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As a Kansas City Star article this weekend explained, the Sunflower State has a new procedure in place eliminating or reducing food stamps for many U.S. children of undocumented immigrants.
That’s right, the state of Kansas is letting U.S. citizen children go hungry because of who their parents are.
Undocumented immigrants are ineligible for public aid, including food stamps, but their American-born children can qualify. Here’s how state food stamp services used to work: the state Department of Social and Rehabilitation Services used a formula to determine whether a family was eligible based on its income. If a family was mixed-status and included undocumented members, the state would only use a portion of the total household income to determine eligibility.
For example, if a household included two undocumented parents who had a combined income of $1600 and two U.S. citizen children, the state would adjust the income so that it counted the two U.S. citizen children as receiving $400 each, and distribute food stamps for those children.
Now, the state no longer adjusts household income to account for non-citizen members, which means the same two U.S. citizen children would be listed as receiving the full $1600 in income—too much to qualify for food stamps. That means that a technical calculation is kicking children off state assistance despite a very, very real need.
According to the Kansas City Star article, Kansas is one of only four states to calculate eligibility for benefits this way, with the others being Arizona, Utah, and Nebraska.
It gets even more astounding. Kansas Governor Sam Brownback made reducing childhood poverty in the state a cornerstone of his first term. It’s really hard to see how slashing aid to children and letting them go malnourished helps with that.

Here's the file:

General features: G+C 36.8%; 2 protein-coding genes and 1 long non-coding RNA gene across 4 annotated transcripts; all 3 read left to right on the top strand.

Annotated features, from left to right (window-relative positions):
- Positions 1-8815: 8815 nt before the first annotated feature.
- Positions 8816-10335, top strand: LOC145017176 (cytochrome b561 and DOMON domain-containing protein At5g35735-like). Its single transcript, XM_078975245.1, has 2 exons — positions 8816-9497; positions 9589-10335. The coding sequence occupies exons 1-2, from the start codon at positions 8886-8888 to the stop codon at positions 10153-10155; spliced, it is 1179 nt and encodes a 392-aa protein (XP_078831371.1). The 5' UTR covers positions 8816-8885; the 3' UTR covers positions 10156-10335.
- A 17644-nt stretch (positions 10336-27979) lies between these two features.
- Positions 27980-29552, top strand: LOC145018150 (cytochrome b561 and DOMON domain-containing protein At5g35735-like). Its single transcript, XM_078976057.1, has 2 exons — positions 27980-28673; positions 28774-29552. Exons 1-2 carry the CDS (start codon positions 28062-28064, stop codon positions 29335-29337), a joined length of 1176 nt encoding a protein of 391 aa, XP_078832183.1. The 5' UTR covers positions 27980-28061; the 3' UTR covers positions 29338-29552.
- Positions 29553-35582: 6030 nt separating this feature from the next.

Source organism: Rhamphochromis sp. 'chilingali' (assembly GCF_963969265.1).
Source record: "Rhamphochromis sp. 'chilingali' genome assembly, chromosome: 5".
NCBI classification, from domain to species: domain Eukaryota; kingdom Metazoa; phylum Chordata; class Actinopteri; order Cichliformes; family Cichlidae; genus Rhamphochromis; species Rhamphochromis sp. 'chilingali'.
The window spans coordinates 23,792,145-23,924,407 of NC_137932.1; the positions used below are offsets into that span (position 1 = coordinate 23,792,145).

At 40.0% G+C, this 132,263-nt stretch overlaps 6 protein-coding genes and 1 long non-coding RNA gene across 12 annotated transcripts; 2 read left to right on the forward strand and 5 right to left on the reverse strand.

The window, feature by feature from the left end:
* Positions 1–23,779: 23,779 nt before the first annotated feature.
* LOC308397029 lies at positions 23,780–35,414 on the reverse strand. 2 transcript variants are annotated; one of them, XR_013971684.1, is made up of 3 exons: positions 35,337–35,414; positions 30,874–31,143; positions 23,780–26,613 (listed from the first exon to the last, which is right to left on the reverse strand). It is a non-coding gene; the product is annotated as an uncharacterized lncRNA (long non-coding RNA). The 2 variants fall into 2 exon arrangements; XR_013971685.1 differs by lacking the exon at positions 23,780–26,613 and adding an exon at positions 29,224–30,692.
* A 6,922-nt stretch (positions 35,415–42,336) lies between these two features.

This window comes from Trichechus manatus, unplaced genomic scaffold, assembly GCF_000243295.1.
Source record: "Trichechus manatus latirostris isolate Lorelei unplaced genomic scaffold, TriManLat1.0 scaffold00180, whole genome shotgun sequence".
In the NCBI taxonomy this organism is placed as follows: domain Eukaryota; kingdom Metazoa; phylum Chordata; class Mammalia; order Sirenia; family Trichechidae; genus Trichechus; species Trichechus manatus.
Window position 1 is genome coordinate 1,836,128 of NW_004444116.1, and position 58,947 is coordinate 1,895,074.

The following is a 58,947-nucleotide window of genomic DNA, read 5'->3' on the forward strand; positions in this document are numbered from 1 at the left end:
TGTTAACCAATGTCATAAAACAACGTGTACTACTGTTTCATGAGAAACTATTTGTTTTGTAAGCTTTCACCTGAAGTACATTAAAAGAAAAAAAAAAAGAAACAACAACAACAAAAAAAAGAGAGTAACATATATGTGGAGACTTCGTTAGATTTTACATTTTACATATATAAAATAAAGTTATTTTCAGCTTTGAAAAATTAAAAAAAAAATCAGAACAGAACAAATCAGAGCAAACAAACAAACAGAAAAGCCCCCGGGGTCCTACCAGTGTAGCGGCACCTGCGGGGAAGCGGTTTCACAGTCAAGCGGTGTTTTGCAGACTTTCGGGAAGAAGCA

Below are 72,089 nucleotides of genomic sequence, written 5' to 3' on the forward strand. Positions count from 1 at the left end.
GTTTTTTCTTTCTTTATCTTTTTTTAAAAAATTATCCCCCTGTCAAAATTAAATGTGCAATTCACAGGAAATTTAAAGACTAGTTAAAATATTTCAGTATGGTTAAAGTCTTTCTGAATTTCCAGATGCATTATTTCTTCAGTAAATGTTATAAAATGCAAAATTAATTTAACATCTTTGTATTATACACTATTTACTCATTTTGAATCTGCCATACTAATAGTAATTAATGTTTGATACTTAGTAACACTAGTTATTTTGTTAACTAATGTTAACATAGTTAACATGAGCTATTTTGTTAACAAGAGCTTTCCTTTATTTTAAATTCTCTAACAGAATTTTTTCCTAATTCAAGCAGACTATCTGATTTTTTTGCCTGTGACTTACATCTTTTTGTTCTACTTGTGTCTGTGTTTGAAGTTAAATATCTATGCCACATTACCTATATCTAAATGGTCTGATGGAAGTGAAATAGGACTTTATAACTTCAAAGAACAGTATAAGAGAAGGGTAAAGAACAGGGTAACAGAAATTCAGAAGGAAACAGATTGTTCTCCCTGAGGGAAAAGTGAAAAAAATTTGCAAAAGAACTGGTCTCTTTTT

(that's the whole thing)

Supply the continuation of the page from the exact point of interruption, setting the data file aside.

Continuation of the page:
As Stacy Dean, vice president for food assistance policy at the Center on Budget and Policy Priorities is quoted:
This is not a time, with this economy, when we should be withdrawing help from struggling families with children. We have a demonstrated problem of food insecurity in this country and, in Kansas, this policy takes you further away from being able to solve the problem. It exacerbates the problem.
It doesn’t matter if the parents in question are longtime residents or recent immigrants. One father who spoke with the Kansas City Star has lived in Kansas for 13 years and has held the same job for 11, making enough money to stay off food stamps until his wife lost her job. One Kansas state mother is a legal immigrant who was still refused assistance for her two U.S. citizen children because she herself is not a U.S. citizen. When she protested, she was told the state would respond to her claim within two weeks. It’s been over two months.
Though the Kansas Department of Social and Rehabilitation Services says it doesn’t know how many U.S. citizen children of undocumented immigrants are now ineligible for aid, they said that recalculated incomes eliminated benefits for 1,042 households between October 2011 and the end of 2011. From October to November, 2,066 Kansas children dropped from state food stamp rolls.
The new policy also represents a severe setback for nutrition and health service groups who have spent years trying to provide proper nutrition for Latino children nationwide. “Of the roughly 16 million children nationwide who are considered food insecure—meaning they often don’t have enough nutritious food,” the Kansas City Star article states, “Latino children make up nearly 31 percent.”
The state’s new policy might mean their efforts were all for naught. “These kinds of policies,” said Tanya Broder, senior attorney at the National Immigration Law Center, “undermine all of those efforts.”
We in the immigration world who fight for policies like the DREAM Act know how frustrating it is when ideology stands in the way of sensible, compassionate policy. Still, withholding a basic human need from U.S. citizen children who haven’t done anything wrong is an outrage.
As Shannon Cotsoradis, president and CEO of Kansas Action for Children, said:
The bottom line here is we have children who are going to bed hungry at night. These are U.S. citizens, and it should be no more cumbersome for them to access benefits than any other U.S. child.